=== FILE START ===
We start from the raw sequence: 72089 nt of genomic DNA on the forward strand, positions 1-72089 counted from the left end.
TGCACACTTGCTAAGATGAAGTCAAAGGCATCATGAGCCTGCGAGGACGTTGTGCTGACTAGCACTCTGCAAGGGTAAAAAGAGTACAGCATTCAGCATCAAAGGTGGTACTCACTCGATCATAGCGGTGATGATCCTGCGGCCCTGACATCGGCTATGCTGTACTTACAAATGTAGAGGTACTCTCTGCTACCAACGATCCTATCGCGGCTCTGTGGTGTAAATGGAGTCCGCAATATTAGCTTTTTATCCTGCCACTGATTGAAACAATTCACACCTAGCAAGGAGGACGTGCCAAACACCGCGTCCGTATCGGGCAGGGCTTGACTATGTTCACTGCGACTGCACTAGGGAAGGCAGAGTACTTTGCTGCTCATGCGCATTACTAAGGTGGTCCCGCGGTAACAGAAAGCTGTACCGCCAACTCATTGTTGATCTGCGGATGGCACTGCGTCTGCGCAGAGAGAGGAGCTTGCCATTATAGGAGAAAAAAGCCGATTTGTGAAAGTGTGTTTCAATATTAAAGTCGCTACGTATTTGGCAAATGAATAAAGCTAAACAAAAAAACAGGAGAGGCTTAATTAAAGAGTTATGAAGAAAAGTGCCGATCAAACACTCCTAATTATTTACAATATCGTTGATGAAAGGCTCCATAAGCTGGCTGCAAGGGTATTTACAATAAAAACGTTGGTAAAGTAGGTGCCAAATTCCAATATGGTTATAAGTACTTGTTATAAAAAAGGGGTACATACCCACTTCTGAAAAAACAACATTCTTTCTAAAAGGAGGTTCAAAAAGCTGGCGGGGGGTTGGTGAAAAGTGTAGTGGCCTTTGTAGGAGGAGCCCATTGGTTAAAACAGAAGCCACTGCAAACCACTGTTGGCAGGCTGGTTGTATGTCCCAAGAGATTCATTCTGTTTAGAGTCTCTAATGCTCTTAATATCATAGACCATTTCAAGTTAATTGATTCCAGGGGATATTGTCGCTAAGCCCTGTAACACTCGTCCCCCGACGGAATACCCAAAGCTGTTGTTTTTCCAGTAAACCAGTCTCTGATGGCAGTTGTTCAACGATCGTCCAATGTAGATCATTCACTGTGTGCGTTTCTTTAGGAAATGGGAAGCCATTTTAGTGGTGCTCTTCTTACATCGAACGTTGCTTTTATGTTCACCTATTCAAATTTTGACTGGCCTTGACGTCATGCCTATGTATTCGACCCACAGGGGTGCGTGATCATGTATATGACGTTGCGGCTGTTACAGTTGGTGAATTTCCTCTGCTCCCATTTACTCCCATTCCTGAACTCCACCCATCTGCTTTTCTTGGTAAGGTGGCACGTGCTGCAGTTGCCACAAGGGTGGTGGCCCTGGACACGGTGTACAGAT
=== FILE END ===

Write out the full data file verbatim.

We start from the raw sequence: 72089 nt of genomic DNA on the forward strand, positions 1-72089 counted from the left end.
TGCACACTTGCTAAGATGAAGTCAAAGGCATCATGAGCCTGCGAGGACGTTGTGCTGACTAGCACTCTGCAAGGGTAAAAAGAGTACAGCATTCAGCATCAAAGGTGGTACTCACTCGATCATAGCGGTGATGATCCTGCGGCCCTGACATCGGCTATGCTGTACTTACAAATGTAGAGGTACTCTCTGCTACCAACGATCCTATCGCGGCTCTGTGGTGTAAATGGAGTCCGCAATATTAGCTTTTTATCCTGCCACTGATTGAAACAATTCACACCTAGCAAGGAGGACGTGCCAAACACCGCGTCCGTATCGGGCAGGGCTTGACTATGTTCACTGCGACTGCACTAGGGAAGGCAGAGTACTTTGCTGCTCATGCGCATTACTAAGGTGGTCCCGCGGTAACAGAAAGCTGTACCGCCAACTCATTGTTGATCTGCGGATGGCACTGCGTCTGCGCAGAGAGAGGAGCTTGCCATTATAGGAGAAAAAAGCCGATTTGTGAAAGTGTGTTTCAATATTAAAGTCGCTACGTATTTGGCAAATGAATAAAGCTAAACAAAAAAACAGGAGAGGCTTAATTAAAGAGTTATGAAGAAAAGTGCCGATCAAACACTCCTAATTATTTACAATATCGTTGATGAAAGGCTCCATAAGCTGGCTGCAAGGGTATTTACAATAAAAACGTTGGTAAAGTAGGTGCCAAATTCCAATATGGTTATAAGTACTTGTTATAAAAAAGGGGTACATACCCACTTCTGAAAAAACAACATTCTTTCTAAAAGGAGGTTCAAAAAGCTGGCGGGGGGTTGGTGAAAAGTGTAGTGGCCTTTGTAGGAGGAGCCCATTGGTTAAAACAGAAGCCACTGCAAACCACTGTTGGCAGGCTGGTTGTATGTCCCAAGAGATTCATTCTGTTTAGAGTCTCTAATGCTCTTAATATCATAGACCATTTCAAGTTAATTGATTCCAGGGGATATTGTCGCTAAGCCCTGTAACACTCGTCCCCCGACGGAATACCCAAAGCTGTTGTTTTTCCAGTAAACCAGTCTCTGATGGCAGTTGTTCAACGATCGTCCAATGTAGATCATTCACTGTGTGCGTTTCTTTAGGAAATGGGAAGCCATTTTAGTGGTGCTCTTCTTACATCGAACGTTGCTTTTATGTTCACCTATTCAAATTTTGACTGGCCTTGACGTCATGCCTATGTATTCGACCCACAGGGGTGCGTGATCATGTATATGACGTTGCGGCTGTTACAGTTGGTGAATTTCCTCTGCTCCCATTTACTCCCATTCCTGAACTCCACCCATCTGCTTTTCTTGGTAAGGTGGCACGTGCTGCAGTTGCCACAAGGGTGGTGGCCCTGGACACGGTGTACAGAT